Skip to Main Content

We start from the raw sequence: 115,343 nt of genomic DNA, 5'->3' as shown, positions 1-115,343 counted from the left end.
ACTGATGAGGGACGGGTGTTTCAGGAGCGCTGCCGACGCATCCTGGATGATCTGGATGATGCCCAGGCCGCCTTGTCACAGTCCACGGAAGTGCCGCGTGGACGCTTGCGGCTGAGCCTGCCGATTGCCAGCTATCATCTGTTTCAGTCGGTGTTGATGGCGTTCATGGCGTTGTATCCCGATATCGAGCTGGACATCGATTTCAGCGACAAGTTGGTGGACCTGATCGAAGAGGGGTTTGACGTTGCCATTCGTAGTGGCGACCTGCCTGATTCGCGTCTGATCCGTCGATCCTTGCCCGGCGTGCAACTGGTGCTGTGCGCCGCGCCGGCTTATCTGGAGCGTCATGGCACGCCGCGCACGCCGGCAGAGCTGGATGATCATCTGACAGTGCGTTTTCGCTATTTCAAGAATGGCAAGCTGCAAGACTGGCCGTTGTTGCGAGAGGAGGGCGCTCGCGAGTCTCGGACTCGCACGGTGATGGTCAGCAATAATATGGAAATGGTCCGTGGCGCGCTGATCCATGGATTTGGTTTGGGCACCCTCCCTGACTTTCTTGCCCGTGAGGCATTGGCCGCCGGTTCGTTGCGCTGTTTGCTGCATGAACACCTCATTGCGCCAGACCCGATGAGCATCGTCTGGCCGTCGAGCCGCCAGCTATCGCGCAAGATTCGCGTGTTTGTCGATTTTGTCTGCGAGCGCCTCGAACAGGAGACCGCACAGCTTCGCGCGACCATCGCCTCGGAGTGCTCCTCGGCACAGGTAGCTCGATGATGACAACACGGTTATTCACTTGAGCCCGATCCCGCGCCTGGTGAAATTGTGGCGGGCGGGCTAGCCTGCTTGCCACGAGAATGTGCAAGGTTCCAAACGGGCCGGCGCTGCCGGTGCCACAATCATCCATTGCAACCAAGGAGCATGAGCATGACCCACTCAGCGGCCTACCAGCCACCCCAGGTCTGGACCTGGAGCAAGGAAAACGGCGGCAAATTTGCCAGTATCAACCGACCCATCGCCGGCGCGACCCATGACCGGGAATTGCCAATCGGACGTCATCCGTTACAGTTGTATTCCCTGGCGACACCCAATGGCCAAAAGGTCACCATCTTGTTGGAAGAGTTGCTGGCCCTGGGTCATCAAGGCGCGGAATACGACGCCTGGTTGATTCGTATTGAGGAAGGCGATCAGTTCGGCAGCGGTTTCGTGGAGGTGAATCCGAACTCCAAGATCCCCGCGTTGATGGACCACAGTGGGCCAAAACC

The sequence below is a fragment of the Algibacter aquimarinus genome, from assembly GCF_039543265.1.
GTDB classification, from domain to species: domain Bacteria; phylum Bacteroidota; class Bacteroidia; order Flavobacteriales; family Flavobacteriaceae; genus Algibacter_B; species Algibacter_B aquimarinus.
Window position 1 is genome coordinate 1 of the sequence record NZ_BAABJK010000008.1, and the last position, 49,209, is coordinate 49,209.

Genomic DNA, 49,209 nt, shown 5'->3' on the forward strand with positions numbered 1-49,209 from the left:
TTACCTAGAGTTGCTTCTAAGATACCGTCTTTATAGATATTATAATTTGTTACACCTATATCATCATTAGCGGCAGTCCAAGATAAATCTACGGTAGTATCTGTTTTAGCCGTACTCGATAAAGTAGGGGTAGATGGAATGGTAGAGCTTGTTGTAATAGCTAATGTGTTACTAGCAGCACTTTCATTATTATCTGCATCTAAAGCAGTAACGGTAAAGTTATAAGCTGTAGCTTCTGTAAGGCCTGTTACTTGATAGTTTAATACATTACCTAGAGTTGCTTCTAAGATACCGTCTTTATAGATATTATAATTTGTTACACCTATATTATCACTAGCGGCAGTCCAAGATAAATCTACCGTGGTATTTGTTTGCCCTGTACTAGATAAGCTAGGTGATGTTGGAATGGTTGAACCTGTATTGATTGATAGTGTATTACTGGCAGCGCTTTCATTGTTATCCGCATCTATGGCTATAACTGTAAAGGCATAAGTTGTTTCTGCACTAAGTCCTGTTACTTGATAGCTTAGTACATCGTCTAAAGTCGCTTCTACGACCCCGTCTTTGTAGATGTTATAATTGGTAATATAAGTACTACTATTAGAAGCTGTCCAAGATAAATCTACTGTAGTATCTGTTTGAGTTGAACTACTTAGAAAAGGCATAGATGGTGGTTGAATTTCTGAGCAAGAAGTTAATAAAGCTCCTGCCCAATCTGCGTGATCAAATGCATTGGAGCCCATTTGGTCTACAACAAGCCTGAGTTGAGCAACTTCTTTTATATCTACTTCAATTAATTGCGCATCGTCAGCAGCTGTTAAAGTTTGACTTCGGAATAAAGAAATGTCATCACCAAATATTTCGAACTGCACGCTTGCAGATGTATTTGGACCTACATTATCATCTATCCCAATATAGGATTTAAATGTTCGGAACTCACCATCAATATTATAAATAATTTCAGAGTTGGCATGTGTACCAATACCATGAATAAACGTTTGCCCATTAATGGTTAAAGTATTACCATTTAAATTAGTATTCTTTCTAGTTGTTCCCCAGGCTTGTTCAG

We describe the operating principle, practical implementation, and experimental evaluation of a synchronous homodyne coherent optical receiver based on an optical phase-locking scheme that combines optical injection locking of the semiconductor laser local oscillator (LO) with low-speed electronic feedback to give both a large locking bandwidth and a wide tracking range. We demonstrate phase-error variance as low as 0.002 rad2 in 10-GHz bandwidth for locking to a continuous-wave (CW) signal for a combined signal and LO linewidth of 1.5 MHz (full-width at half-maximum), and robust phase locking to a 10-Gb/s binary amplitude-shift-keyed (ASK) signal, enabling synchronous back-to-back demodulation of the signal with low bit error ratio (BER <; 10- 10) and improved performance compared to direct detection at low optical SNR (OSNR). By locking to a low-power CW pilot carrier in the polarization orthogonal to the data signal, demodulation of binary phase-shift-keyed (BPSK) data has been achieved, with the required OSNR at BER = 10-3 reduced by 3 dB compared to demodulation of ASK data under the same conditions. The OSNR penalty after transmission of the ASK and BPSK signals over 40 km of standard single-mode fiber was 1-2 dB at BER = 10-3, indicating that the chromatic dispersion sensitivity of the coherent receiver is similar to that for direct detection, and verifying that the scheme for locking to the orthogonal pilot is applicable to transmission systems, provided that optical polarization tracking is employed. In addition, we demonstrate frequency-selective operation of the coherent receiver, demultiplexing and demodulating one of a pair of equal power, 10 Gb/s, ASK channels separated by 17.5 GHz, with OSNR penalty at BER = 10- 3 of 1.5 dB compared to single-channel operation.